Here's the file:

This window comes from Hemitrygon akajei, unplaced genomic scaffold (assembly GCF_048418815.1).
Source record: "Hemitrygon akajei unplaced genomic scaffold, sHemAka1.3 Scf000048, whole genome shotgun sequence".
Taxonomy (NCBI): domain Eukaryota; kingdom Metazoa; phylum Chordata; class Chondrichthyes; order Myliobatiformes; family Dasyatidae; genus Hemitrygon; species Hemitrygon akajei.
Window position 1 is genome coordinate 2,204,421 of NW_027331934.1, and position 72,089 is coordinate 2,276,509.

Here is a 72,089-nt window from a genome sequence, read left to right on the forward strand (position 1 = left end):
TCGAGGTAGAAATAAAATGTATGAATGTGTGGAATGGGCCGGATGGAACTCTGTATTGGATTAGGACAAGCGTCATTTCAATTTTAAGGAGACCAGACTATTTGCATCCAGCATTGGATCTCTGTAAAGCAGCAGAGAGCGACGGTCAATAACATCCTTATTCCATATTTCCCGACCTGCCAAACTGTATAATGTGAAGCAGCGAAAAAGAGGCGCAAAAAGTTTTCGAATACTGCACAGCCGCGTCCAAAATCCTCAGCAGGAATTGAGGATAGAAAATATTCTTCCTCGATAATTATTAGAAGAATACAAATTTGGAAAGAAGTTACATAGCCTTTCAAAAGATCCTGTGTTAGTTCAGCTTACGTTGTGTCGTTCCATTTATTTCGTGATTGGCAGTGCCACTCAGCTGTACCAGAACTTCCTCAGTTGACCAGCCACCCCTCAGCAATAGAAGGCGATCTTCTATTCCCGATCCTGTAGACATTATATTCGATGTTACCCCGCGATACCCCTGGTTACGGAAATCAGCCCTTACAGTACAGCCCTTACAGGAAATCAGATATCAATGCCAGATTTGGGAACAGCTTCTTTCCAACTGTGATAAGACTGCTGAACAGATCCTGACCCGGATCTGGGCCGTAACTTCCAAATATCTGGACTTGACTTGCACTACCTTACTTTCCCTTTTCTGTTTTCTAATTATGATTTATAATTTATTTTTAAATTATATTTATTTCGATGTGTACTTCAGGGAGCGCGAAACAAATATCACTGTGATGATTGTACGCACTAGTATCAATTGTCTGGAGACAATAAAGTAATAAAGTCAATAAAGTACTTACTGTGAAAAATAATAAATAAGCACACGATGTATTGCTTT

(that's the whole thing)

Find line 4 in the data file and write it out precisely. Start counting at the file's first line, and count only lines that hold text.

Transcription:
Window position 1 is genome coordinate 2,204,421 of NW_027331934.1, and position 72,089 is coordinate 2,276,509.